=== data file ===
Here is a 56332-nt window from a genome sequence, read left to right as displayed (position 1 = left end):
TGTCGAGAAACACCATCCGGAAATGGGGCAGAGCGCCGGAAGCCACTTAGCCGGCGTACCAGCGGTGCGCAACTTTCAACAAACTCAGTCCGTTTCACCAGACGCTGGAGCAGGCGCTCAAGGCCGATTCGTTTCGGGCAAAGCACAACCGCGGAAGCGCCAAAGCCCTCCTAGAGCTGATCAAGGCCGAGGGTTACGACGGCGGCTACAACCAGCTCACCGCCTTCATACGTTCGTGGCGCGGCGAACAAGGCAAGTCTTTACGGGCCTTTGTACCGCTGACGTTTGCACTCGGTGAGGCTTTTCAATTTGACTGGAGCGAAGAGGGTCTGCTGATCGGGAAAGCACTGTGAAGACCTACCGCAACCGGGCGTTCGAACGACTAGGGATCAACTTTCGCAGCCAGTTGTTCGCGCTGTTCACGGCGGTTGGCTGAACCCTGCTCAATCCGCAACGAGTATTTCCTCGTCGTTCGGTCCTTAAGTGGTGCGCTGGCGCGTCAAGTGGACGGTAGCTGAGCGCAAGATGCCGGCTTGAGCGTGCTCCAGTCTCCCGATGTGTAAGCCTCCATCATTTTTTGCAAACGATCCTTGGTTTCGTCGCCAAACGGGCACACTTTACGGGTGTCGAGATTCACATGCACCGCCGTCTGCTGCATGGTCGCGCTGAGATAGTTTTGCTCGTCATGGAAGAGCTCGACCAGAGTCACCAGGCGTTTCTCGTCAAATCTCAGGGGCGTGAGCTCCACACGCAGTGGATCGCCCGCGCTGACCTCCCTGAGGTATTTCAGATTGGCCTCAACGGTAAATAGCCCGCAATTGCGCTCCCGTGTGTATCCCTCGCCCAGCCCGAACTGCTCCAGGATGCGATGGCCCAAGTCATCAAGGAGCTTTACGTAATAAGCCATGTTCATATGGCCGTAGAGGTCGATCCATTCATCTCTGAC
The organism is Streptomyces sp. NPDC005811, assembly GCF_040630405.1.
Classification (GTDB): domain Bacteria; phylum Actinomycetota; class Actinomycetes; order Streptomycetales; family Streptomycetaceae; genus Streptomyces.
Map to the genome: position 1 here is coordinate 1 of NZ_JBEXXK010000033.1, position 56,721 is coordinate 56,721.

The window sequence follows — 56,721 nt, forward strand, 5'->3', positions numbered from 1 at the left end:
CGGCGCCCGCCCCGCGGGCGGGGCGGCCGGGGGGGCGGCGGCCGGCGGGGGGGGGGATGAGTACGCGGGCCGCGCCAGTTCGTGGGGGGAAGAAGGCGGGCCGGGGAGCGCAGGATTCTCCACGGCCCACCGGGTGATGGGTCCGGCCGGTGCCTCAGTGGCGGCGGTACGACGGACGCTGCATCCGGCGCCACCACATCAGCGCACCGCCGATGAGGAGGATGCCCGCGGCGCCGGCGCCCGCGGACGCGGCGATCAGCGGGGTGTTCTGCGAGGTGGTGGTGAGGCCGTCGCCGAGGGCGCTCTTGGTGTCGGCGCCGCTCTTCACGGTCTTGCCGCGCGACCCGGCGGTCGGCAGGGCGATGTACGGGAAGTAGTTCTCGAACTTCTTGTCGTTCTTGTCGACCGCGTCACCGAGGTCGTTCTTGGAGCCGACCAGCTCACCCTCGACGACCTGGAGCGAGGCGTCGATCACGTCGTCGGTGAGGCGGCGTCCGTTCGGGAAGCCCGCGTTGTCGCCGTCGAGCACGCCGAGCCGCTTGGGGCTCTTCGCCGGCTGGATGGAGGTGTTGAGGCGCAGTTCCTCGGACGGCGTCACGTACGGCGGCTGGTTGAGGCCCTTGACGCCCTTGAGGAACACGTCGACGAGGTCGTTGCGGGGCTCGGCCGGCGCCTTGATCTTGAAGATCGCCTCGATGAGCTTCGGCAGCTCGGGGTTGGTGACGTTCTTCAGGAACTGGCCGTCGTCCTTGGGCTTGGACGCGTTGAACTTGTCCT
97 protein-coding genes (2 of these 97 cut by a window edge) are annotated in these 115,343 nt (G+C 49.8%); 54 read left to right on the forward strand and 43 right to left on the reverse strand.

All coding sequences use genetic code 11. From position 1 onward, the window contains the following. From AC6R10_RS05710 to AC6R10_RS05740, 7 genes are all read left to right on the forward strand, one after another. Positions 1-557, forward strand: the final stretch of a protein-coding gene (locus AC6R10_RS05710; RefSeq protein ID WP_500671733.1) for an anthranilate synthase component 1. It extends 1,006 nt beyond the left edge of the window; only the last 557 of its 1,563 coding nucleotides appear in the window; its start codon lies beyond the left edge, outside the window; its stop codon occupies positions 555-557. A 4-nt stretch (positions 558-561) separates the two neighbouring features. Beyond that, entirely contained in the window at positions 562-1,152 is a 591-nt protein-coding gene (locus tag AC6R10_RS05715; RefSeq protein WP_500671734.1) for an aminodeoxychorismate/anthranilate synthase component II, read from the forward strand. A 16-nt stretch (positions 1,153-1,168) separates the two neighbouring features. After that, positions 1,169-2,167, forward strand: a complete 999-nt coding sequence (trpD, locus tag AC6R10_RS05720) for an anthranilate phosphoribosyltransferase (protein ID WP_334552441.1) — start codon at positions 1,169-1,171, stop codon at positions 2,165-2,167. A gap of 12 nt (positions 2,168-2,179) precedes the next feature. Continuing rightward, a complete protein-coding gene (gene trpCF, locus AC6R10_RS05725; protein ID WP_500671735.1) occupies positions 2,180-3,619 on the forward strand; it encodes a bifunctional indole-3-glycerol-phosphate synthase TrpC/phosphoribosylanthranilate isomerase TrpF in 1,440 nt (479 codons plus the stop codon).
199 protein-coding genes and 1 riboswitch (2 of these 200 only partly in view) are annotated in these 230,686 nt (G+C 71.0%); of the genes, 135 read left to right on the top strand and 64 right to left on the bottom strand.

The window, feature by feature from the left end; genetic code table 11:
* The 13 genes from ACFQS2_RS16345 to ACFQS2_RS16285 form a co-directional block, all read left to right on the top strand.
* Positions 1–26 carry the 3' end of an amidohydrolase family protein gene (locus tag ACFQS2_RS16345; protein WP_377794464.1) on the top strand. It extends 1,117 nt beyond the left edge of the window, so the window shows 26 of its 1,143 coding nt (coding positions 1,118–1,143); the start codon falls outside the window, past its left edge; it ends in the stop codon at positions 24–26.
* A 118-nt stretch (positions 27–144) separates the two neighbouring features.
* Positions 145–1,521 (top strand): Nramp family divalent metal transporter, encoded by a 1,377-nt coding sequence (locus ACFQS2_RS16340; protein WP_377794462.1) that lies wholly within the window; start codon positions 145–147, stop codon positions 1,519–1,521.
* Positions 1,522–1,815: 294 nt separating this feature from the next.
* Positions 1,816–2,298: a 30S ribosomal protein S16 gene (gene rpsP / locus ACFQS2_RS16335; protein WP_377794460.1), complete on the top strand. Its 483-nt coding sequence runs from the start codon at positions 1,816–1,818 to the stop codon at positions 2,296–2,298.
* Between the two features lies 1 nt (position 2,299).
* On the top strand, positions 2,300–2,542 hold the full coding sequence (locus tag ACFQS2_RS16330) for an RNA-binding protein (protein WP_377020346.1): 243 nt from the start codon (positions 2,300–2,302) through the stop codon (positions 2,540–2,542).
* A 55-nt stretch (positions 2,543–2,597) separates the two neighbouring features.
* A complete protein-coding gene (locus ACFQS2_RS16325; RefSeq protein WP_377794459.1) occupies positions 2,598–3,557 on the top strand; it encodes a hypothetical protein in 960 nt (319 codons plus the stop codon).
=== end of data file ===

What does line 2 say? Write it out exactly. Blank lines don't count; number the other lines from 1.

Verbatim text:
TGTCGAGAAACACCATCCGGAAATGGGGCAGAGCGCCGGAAGCCACTTAGCCGGCGTACCAGCGGTGCGCAACTTTCAACAAACTCAGTCCGTTTCACCAGACGCTGGAGCAGGCGCTCAAGGCCGATTCGTTTCGGGCAAAGCACAACCGCGGAAGCGCCAAAGCCCTCCTAGAGCTGATCAAGGCCGAGGGTTACGACGGCGGCTACAACCAGCTCACCGCCTTCATACGTTCGTGGCGCGGCGAACAAGGCAAGTCTTTACGGGCCTTTGTACCGCTGACGTTTGCACTCGGTGAGGCTTTTCAATTTGACTGGAGCGAAGAGGGTCTGCTGATCGGGAAAGCACTGTGAAGACCTACCGCAACCGGGCGTTCGAACGACTAGGGATCAACTTTCGCAGCCAGTTGTTCGCGCTGTTCACGGCGGTTGGCTGAACCCTGCTCAATCCGCAACGAGTATTTCCTCGTCGTTCGGTCCTTAAGTGGTGCGCTGGCGCGTCAAGTGGACGGTAGCTGAGCGCAAGATGCCGGCTTGAGCGTGCTCCAGTCTCCCGATGTGTAAGCCTCCATCATTTTTTGCAAACGATCCTTGGTTTCGTCGCCAAACGGGCACACTTTACGGGTGTCGAGATTCACATGCACCGCCGTCTGCTGCATGGTCGCGCTGAGATAGTTTTGCTCGTCATGGAAGAGCTCGACCAGAGTCACCAGGCGTTTCTCGTCAAATCTCAGGGGCGTGAGCTCCACACGCAGTGGATCGCCCGCGCTGACCTCCCTGAGGTATTTCAGATTGGCCTCAACGGTAAATAGCCCGCAATTGCGCTCCCGTGTGTATCCCTCGCCCAGCCCGAACTGCTCCAGGATGCGATGGCCCAAGTCATCAAGGAGCTTTACGTAATAAGCCATGTTCATATGGCCGTAGAGGTCGATCCATTCATCTCTGAC